Nikon’s NSR-S635E ArF immersion scanner “Provides world-class device patterning and productivity for 5-nm node applications and beyond,” the company has said, revealing new chip-making horizons without EUV.
If successful, US efforts to stop ASML from shipping DUV lithography tools to China might be the best thing that ever happened to SMEE.
Industry association SEMI lists about 80 Chinese companies involved in semiconductor equipment research and manufacturing – and all of them can be assumed to receive government support.
Following in the footsteps of Japan, but driven by fear of escalating sanctions, China now aims to develop a complete, autonomous semiconductor supply chain.
According to IC Insights, China consumed US$186.5 billion worth of semiconductors in 2021, accounting for 36.5% of the world market. Only 17% of Chinese semiconductor demand was met by production in China and only 7% by Chinese companies.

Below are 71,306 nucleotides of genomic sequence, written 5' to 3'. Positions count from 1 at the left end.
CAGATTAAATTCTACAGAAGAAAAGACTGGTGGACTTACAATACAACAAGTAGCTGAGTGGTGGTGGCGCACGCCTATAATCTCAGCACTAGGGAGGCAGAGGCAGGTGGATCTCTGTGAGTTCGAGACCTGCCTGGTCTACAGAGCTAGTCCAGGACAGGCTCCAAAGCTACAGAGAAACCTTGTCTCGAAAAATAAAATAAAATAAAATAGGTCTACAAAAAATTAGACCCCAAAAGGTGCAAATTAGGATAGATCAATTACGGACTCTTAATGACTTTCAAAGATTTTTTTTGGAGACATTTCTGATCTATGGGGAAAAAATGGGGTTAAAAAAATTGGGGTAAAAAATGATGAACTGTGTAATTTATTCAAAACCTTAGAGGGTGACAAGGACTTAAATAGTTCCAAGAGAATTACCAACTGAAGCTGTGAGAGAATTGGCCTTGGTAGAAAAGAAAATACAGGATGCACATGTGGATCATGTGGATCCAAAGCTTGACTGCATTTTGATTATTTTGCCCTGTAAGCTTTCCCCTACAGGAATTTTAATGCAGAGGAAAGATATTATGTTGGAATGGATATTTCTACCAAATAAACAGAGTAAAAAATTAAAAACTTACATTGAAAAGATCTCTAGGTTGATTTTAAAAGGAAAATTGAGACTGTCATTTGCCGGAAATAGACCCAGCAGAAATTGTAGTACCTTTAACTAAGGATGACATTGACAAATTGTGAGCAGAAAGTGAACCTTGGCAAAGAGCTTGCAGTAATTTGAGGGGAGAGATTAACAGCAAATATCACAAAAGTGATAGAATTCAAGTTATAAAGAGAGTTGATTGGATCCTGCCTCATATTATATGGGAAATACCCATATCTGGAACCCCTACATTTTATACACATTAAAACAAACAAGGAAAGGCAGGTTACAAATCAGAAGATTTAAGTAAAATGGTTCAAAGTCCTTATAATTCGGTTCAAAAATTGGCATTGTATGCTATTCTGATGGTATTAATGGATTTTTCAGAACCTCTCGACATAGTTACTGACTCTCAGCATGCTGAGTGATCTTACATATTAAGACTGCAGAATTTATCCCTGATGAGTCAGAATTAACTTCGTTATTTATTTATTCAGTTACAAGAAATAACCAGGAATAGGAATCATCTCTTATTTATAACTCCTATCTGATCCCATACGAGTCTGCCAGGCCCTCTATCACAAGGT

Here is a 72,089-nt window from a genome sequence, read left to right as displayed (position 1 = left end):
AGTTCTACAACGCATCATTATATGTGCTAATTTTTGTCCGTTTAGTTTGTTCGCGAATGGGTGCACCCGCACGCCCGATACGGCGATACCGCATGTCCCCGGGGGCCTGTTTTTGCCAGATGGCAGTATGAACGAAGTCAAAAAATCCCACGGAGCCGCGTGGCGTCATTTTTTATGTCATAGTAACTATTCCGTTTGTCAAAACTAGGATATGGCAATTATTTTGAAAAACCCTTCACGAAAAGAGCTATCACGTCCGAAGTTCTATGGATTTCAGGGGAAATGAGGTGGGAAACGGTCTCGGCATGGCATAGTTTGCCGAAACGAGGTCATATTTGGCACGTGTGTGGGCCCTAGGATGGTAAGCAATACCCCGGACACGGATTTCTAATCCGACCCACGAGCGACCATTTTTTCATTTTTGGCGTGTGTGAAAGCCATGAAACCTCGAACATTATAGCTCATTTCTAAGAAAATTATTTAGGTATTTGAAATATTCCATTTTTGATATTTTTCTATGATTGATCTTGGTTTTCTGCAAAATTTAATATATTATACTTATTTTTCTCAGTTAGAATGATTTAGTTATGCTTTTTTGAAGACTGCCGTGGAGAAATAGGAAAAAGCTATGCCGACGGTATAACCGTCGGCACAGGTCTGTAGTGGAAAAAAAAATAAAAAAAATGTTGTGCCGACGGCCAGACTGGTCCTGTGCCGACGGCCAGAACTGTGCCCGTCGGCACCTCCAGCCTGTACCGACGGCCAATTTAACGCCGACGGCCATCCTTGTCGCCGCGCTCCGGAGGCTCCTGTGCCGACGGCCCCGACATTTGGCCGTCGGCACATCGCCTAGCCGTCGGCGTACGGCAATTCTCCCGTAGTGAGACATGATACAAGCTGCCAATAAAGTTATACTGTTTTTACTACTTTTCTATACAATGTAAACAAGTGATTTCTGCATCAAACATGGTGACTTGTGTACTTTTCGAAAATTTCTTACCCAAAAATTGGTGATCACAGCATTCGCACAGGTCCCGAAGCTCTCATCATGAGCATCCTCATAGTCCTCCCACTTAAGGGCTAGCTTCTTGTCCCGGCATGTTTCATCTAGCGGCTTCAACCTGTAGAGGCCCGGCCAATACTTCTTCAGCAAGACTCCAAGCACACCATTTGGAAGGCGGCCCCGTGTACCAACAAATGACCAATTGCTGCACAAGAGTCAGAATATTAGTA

These figures show the market opportunity for Chinese semiconductor design, manufacturing and production equipment companies, and the corresponding opportunity cost for foreign companies hamstrung by US government export restrictions. Import substitution alone can give Chinese companies economies of scale.
Several Chinese companies make EDA tools but none of them are yet capable of replacing the most advanced imported products that the US government recently put under sanction, as Asia Times reported. But industry sources note that China has imported “boatloads” of EDA tools that can be used for the next three to five years.
That appears to be China’s window of opportunity. Sometime in the second half of the decade, we will know whether the US government’s attempt to stifle China’s semiconductor industry has succeeded or failed.
Failure seems likely, except at the leading edge, and the cost for America and its semiconductor companies will likely be very high.